So one day - a Tuesday, 29 September, 2004 - I was home alone for a couple hours and somewhat bored. So I typed 'h2g2.com' into the browser, and I saw the Front Page for the first time.
I read a little of the content on the Front Page - the day's new entries, that sort of thing - but I was a little scared of the hugeness of the site. In my limited Internet experience, I hadn't come across something this big before. So I clicked on 'Help' in the brunel sidebar, and read the entire h2g2 Tour (which was not particularly helpful). Once I discovered that you could actually submit entries to this thing, I got terribly excited. Having always wanted to get something published, but never having done so, I determined that on this site I would see my name (albeit not my real one) in lights (well, at least hyperlinked) next to something I had written. I then read loads of other stuff. I read the Review Forums FAQ, the Writing Guidelines and the GuideML Clinic. I 'Spiced Up My User Page'2 and responded very nicely to my ACE message. I posted a few comments to long-dead conversations3 and first got embroiled in the 'god' thread. (I am proud to say that, unlike so many newcomers to that thread, I did not respond to the first post.)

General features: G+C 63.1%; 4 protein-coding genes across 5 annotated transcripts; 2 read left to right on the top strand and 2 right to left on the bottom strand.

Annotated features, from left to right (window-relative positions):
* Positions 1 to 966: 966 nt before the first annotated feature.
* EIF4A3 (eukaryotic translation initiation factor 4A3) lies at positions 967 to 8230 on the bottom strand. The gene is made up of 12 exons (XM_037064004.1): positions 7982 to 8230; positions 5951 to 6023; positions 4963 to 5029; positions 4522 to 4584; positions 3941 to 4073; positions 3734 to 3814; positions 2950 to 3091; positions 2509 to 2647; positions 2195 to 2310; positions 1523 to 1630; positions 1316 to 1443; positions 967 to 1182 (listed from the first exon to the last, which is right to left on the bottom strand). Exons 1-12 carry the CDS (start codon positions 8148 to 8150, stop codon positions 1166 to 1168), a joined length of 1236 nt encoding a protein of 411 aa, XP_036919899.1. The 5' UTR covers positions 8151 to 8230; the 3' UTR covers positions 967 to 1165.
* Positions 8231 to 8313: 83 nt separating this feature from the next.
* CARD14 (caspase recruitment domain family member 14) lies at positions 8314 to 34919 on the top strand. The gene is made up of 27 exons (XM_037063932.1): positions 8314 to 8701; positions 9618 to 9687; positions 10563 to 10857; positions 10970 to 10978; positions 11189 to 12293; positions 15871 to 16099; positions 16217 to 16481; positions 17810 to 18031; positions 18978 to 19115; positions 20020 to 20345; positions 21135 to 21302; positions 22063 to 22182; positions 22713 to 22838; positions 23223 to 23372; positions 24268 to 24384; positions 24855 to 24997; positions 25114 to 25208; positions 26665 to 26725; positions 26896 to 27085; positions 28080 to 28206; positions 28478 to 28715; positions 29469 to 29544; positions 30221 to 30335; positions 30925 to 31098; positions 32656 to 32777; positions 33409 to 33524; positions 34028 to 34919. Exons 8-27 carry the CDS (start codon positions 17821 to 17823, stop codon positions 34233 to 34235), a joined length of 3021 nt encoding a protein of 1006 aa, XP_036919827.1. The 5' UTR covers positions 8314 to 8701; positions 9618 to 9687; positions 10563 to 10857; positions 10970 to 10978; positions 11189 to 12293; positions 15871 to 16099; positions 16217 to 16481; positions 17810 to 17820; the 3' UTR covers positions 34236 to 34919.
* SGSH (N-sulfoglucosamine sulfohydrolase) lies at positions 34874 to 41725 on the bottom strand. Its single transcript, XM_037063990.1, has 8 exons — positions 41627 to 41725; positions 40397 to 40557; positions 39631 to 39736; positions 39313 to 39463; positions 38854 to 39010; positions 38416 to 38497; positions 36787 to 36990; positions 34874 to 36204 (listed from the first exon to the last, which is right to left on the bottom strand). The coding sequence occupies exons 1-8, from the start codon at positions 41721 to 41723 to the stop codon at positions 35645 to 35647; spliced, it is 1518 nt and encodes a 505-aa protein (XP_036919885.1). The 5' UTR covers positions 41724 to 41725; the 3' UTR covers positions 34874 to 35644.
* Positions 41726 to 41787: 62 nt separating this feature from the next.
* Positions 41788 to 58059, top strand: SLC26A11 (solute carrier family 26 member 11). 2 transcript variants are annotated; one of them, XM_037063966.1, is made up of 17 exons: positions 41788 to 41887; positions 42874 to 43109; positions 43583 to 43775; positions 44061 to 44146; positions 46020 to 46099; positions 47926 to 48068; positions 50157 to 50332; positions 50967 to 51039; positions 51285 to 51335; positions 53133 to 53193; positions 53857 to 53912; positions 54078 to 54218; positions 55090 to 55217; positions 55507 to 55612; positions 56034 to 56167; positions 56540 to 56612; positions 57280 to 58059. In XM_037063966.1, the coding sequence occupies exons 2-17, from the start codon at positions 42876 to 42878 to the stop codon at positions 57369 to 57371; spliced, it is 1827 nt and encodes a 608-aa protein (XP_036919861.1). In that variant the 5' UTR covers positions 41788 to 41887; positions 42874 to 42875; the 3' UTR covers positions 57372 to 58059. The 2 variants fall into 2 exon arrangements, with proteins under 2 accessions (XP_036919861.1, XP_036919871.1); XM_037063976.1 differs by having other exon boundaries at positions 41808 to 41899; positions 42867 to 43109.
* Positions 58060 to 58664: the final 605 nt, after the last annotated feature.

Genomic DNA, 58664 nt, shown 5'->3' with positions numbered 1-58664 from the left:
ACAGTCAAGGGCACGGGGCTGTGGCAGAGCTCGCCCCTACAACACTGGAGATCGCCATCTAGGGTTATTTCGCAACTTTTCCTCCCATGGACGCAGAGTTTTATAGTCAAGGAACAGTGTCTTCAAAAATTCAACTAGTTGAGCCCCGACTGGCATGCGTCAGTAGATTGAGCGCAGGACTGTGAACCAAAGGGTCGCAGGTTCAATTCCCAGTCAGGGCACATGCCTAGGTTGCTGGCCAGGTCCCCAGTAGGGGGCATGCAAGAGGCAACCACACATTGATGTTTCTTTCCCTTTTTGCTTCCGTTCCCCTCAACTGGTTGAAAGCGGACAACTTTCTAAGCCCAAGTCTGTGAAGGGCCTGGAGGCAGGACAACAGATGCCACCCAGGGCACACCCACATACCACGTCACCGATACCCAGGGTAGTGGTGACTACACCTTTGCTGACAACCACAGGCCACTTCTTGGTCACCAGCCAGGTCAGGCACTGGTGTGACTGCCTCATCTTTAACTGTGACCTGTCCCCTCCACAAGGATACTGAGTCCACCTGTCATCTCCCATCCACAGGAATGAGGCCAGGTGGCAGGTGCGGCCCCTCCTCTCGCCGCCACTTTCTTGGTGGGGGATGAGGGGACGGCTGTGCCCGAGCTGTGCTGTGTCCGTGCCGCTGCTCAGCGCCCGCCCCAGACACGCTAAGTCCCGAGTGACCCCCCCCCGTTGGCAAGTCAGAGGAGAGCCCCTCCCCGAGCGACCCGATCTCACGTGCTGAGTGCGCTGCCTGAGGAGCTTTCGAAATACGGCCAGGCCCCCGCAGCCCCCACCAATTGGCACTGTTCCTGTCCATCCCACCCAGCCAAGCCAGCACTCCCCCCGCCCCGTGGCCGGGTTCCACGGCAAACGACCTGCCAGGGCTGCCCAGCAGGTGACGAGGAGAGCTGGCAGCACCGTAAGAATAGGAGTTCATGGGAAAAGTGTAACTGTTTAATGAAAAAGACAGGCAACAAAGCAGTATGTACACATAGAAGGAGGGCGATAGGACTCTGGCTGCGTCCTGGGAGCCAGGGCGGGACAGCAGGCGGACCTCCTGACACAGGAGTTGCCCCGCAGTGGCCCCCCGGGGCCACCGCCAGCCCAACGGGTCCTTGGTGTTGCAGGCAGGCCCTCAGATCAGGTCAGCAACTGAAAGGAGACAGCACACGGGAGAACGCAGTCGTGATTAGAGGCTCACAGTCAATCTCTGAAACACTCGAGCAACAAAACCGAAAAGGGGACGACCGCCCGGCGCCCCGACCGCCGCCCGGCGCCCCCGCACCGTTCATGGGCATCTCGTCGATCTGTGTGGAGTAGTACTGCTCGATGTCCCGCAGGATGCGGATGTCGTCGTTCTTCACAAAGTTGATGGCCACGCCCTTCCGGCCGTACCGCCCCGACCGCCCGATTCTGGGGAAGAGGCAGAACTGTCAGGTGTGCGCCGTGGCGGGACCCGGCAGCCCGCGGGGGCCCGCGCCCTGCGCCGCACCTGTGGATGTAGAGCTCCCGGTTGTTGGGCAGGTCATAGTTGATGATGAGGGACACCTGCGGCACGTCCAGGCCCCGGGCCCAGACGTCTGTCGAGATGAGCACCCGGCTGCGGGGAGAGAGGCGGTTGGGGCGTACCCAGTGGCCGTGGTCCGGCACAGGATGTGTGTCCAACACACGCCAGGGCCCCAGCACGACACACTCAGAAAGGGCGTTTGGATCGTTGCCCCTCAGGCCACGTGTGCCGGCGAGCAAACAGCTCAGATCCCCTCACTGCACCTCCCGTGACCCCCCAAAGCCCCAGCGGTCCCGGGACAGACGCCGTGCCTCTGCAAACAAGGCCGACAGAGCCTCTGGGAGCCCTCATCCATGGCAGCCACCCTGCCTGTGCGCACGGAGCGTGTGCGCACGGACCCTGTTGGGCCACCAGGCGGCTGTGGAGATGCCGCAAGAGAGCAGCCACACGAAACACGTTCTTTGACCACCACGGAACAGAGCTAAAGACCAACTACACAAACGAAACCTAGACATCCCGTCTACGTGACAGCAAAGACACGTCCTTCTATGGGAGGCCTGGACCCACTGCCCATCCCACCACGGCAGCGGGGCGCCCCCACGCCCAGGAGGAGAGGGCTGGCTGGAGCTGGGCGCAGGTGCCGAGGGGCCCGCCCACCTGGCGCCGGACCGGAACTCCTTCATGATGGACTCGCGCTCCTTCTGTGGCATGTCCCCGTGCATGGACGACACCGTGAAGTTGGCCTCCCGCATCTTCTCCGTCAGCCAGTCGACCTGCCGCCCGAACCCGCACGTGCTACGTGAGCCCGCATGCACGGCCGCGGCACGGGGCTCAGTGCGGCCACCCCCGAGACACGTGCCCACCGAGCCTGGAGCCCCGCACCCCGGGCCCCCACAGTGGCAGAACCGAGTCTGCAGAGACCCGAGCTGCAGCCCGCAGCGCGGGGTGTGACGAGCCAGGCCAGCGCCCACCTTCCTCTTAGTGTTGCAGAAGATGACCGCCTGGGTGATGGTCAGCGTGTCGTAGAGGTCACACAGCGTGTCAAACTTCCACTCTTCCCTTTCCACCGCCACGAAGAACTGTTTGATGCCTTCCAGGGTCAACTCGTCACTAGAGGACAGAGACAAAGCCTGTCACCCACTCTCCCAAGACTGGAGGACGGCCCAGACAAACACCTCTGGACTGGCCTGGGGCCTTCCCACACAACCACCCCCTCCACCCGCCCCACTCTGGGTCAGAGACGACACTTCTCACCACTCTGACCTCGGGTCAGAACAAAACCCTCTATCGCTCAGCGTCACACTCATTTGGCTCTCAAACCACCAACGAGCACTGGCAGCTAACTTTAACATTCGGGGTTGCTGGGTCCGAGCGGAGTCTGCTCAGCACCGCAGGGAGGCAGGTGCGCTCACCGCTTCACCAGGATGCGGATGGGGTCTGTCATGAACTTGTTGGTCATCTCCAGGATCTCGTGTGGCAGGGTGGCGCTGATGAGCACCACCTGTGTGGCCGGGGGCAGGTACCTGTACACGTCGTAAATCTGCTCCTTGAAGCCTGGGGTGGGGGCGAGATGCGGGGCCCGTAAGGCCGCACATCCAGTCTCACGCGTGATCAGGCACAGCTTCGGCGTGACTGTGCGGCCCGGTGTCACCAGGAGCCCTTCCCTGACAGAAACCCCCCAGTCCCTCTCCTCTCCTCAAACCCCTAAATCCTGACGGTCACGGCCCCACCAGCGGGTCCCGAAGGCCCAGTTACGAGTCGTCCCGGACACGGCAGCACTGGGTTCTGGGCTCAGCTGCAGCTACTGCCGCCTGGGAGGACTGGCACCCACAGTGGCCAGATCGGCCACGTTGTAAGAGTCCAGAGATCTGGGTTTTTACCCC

I also wrote my first entry, and submitted it to Peer Review. Racking my brains for something I knew about, that would also be interesting, I settled on one thing I could do with ease: creating pseudo-illuminated manuscripts with a few coloured-ink fountain pens, coloured pencils and metallic gel pens. And so it was that, after a relatively short amount of time (none of my other entries, I don't think, have gone through as quickly) I found myself a Front Page author. For the first time in my life, I was published. And I was so proud. I told my parents and they were proud. And so began the obsession of the past year.